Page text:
This month, we’re exploring how to teach young children theory of mind.

Eddie (3 years old) had been upset when his mum left him in the morning. His childminder rang his mother so that Eddie could speak to her and put the phone to Eddie’s ear. Eddie said, ‘Look what I made, Mummy!’ and held up his picture for his mother to see.

This is a cute scene and one that has been replicated over the land! Eddie does not realise that his mother can’t see his picture over the phone.  He thinks that just because he can see it, she can too. This is about theory of mind, which is the ability to understand that just as you have your own thoughts, feelings and beliefs, other people have their own thoughts, feelings and beliefs. When we are truly empathetic towards another person and put ourselves in their shoes, this is theory of mind in action.

Theory of mind is all about social interaction and begins developing at a young age when babies of around 6 months old can distinguish between animate and inanimate objects. As they grow and develop, young children will be able to engage in joint attention with other people (around 12 months) and learn how to sense the direction of another’s gaze (around 18 months).  The ability to engage in pretend play and imagine that an object is something else (around 2 years) also contributes to their understanding of theory of mind.

However, it really starts to develop more fully at around 4 years old when children begin to understand that other people have their own thoughts, feelings and beliefs. They can also begin to understand that sometimes someone has a false belief.  Imagine you open your favourite box of chocolates to find that it has conkers inside. Your colleague comes in and looks at the box – what do they think will be inside?  Chocolates?  This is an example of a false belief, where someone believes something to be true that is not true because they do not have the same knowledge as you.

In a short video clip Cameron (4 years old) is shown a playdough container that doesn’t contain playdough and he is asked what is inside. He guesses playdough and finds that it is full of candy.  He is asked what his cousin would think is in the box and he answers candy. This demonstrates that he is, as of yet, unable to realise that other people do not know what he knows. A year later this scenario is repeated in a similar way with a chocolate bag that actually contains cars, and in another clip Cameron, now 5 years old, demonstrates his theory of mind as he realises that his Grandma would guess that the chocolate bag would actually have chocolate in it.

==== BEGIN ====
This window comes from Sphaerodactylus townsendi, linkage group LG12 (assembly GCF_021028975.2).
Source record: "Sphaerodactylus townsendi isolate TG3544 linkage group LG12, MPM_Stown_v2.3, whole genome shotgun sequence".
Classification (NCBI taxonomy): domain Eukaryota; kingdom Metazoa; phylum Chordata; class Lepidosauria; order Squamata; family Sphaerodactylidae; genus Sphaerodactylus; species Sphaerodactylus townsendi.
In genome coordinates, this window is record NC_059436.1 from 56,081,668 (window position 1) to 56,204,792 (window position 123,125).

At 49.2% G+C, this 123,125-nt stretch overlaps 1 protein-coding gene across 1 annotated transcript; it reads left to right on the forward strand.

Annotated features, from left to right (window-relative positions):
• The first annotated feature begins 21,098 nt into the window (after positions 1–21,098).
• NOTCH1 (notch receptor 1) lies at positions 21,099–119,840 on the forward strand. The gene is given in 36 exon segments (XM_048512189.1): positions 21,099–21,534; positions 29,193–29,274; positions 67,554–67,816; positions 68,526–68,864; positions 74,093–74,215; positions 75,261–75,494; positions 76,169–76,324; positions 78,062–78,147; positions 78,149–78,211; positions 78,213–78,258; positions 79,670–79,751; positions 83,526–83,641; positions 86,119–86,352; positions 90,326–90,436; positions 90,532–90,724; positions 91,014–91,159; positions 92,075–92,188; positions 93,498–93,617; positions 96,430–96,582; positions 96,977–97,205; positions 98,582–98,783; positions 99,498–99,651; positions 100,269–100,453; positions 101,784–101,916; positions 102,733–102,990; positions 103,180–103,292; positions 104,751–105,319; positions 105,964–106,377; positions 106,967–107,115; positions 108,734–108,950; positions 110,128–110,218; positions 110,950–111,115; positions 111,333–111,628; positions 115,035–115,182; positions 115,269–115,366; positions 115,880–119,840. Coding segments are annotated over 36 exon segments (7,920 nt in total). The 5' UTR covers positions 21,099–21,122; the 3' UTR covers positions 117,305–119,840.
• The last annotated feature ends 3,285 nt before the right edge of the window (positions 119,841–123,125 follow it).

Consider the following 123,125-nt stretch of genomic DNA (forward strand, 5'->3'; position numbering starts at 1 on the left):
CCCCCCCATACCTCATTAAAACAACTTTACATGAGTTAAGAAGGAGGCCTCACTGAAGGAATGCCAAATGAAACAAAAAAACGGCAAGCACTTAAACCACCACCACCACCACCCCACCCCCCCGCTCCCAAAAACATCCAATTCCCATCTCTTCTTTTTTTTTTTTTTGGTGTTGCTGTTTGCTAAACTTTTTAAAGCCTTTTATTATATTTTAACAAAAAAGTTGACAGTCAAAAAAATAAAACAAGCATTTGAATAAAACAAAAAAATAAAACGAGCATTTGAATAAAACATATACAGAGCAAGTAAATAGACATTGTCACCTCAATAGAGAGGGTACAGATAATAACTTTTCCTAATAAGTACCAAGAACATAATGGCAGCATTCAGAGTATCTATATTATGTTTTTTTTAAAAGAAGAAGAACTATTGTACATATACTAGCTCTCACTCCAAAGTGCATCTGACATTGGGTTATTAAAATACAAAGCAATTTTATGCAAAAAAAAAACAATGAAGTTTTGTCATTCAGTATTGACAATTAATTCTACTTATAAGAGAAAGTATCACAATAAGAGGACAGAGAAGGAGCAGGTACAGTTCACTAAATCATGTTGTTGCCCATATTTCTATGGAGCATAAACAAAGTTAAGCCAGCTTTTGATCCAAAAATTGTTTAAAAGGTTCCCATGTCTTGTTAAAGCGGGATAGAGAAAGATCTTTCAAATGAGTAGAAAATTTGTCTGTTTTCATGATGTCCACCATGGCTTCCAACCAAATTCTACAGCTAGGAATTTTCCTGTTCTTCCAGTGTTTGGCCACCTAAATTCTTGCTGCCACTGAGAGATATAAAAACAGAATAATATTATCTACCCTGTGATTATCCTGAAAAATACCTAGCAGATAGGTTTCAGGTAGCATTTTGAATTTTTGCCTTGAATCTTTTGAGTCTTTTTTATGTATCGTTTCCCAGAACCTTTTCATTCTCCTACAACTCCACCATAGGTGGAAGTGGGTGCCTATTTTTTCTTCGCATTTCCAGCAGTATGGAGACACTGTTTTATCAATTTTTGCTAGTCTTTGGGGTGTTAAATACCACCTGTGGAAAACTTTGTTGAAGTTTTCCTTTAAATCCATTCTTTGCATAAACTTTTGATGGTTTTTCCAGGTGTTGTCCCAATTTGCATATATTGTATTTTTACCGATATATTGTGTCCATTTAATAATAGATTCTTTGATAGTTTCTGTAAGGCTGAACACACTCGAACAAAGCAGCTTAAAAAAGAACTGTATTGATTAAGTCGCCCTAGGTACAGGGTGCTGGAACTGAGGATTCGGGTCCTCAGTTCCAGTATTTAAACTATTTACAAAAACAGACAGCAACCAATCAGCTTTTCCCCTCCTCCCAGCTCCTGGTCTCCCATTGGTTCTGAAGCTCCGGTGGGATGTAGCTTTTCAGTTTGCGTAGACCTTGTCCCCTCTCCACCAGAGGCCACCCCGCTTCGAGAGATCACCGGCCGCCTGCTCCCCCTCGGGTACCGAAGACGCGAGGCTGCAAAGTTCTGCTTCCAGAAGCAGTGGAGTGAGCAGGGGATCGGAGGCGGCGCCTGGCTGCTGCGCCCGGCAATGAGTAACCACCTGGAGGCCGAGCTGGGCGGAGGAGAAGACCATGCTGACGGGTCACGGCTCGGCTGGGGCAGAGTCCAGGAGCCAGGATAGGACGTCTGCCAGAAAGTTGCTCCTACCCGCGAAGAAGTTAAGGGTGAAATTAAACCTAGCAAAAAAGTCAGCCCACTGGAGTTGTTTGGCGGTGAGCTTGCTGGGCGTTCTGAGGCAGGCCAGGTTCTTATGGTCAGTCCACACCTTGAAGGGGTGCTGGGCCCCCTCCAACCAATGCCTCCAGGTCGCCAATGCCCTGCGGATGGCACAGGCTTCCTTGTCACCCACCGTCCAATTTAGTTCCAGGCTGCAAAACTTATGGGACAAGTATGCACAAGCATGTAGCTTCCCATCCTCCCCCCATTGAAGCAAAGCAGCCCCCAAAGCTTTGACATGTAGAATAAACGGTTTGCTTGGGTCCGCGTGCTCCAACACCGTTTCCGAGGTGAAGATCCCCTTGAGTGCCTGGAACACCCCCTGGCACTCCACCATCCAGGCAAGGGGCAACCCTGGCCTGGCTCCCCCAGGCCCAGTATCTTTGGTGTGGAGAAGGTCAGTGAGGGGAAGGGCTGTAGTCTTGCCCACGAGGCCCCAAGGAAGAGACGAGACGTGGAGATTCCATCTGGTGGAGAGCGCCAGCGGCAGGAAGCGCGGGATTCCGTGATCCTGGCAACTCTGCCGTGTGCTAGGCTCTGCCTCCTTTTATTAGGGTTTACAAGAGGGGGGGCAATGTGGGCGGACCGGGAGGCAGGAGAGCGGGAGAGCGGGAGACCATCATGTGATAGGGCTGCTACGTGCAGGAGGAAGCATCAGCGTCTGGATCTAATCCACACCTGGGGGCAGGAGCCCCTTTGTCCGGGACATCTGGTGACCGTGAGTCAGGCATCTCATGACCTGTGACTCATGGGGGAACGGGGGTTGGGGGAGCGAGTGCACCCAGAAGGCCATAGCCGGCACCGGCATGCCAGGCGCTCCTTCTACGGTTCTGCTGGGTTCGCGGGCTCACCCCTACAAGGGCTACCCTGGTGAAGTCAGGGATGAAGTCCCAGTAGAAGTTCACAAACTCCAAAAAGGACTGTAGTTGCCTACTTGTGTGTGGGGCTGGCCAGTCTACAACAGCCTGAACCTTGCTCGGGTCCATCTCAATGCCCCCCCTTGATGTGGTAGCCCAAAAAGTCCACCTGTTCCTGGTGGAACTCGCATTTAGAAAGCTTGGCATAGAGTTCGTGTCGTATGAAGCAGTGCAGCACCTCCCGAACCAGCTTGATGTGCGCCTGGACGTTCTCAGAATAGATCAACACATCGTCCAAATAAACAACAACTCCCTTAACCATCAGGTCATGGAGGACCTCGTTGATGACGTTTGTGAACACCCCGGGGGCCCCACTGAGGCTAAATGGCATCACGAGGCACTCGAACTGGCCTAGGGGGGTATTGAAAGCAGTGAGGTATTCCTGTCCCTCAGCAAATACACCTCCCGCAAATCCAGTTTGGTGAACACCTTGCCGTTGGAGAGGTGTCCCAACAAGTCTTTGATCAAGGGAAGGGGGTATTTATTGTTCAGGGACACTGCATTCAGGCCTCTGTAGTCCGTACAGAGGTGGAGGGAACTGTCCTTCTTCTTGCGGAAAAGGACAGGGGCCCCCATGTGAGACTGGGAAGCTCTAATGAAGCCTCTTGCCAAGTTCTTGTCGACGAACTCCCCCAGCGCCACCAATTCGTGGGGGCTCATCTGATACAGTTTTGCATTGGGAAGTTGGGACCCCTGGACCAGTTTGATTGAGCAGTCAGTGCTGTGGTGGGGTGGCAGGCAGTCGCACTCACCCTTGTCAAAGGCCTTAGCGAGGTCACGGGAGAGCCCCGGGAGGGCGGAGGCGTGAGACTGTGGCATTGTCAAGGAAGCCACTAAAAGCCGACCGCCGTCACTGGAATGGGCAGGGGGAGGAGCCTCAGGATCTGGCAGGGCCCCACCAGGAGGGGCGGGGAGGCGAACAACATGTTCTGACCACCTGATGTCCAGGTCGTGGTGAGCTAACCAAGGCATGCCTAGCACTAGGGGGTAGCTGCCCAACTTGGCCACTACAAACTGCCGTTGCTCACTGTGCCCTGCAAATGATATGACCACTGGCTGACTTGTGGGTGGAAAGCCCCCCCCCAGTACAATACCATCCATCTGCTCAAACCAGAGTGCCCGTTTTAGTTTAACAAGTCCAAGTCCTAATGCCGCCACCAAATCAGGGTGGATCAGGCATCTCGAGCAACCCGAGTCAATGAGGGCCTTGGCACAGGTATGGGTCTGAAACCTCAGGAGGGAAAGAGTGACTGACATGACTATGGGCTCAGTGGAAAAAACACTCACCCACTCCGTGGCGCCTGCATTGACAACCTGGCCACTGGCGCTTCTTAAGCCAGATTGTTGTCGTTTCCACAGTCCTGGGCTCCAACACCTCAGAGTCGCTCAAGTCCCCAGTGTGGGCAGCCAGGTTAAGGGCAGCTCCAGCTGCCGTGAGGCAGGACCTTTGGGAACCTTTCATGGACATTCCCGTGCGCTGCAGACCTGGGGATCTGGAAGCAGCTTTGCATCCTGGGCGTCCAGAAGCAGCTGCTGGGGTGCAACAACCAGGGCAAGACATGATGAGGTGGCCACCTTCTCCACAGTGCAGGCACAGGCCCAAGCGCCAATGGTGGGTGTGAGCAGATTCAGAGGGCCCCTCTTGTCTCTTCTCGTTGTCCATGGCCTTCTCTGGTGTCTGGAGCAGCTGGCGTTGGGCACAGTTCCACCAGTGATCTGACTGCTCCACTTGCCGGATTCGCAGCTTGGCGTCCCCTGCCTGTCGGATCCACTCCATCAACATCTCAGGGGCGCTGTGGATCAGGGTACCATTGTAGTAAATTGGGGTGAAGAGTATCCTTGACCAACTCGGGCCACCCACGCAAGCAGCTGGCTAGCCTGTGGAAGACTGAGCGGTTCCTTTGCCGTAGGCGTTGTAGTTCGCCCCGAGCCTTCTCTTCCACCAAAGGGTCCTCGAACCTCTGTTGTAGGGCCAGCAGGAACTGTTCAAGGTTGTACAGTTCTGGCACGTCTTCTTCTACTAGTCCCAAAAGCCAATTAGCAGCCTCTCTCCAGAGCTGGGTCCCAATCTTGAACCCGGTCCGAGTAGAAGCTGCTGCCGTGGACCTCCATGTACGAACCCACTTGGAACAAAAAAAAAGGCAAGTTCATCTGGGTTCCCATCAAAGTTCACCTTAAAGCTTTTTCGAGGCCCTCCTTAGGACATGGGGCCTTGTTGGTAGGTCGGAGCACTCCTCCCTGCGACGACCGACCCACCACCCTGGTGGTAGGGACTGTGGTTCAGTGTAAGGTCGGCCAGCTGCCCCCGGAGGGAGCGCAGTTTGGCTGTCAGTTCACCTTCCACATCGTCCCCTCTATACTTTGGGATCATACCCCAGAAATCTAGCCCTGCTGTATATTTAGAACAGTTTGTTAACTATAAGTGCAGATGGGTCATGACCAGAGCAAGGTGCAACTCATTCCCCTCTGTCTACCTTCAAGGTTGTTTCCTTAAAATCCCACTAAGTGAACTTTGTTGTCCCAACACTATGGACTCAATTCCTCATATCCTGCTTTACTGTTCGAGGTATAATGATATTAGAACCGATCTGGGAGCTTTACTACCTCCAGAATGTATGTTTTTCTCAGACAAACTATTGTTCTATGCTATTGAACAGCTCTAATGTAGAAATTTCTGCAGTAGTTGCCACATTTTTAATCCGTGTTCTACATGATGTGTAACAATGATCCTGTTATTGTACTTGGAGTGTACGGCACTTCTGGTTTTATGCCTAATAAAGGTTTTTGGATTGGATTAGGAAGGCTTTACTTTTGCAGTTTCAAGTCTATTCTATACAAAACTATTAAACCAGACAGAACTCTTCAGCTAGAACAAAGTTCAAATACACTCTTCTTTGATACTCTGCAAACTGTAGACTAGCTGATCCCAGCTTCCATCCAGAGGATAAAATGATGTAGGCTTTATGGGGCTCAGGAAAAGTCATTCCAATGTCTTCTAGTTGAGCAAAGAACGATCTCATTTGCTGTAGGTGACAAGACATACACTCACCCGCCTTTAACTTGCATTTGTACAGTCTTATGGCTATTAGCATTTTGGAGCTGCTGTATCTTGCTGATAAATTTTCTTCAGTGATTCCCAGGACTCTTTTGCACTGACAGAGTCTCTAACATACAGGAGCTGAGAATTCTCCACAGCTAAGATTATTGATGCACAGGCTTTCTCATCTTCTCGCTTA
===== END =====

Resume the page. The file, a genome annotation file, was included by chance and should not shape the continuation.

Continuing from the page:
When these false belief activities are completed with 3-year-old children, they are not able to guess correctly, whereas most 5-year-olds realise that another person does not have their knowledge.   This involves predicting what one person thinks, feels and believes about what another person is thinking, feeling and believing. Theory of mind also involves complex language such as idioms, metaphors and sarcasm which can usually be understood at around 6 or 7 years old.  This is why, when an adult uses a phrase such as ‘It’s raining cats and dogs’, we find our young children run to the window to look!

Some experts believe that theory of mind develops over a lifetime and certain groups of people find it particularly difficult.  No or limited theory of mind makes it difficult to realise why people do and say the things they do and to understand different perspectives.  It can also make a person vulnerable in the sense that they may not understand the true intentions of another person which could become a safeguarding issue.  Limited theory of mind can also make it harder for groups to role play, engage in storytelling or pretend play and ultimately more difficult to make friends and socialise.

Groups who find theory of mind particularly difficult include:

  • Children under 5 (or older for faux pas/ metaphor etc.)
  • Adults and children with specific needs, for example, autistic spectrum disorder (ASD), Asperger’s syndrome (AS), major depressive disorder (MDD), mesial temporal lobe epilepsy (mTLE), schizophrenia
  • Adults or children who are deaf or those with hearing loss
  • People with lower competence in language or social communication difficulties
  • Adults or children with damage to specific areas of the brain.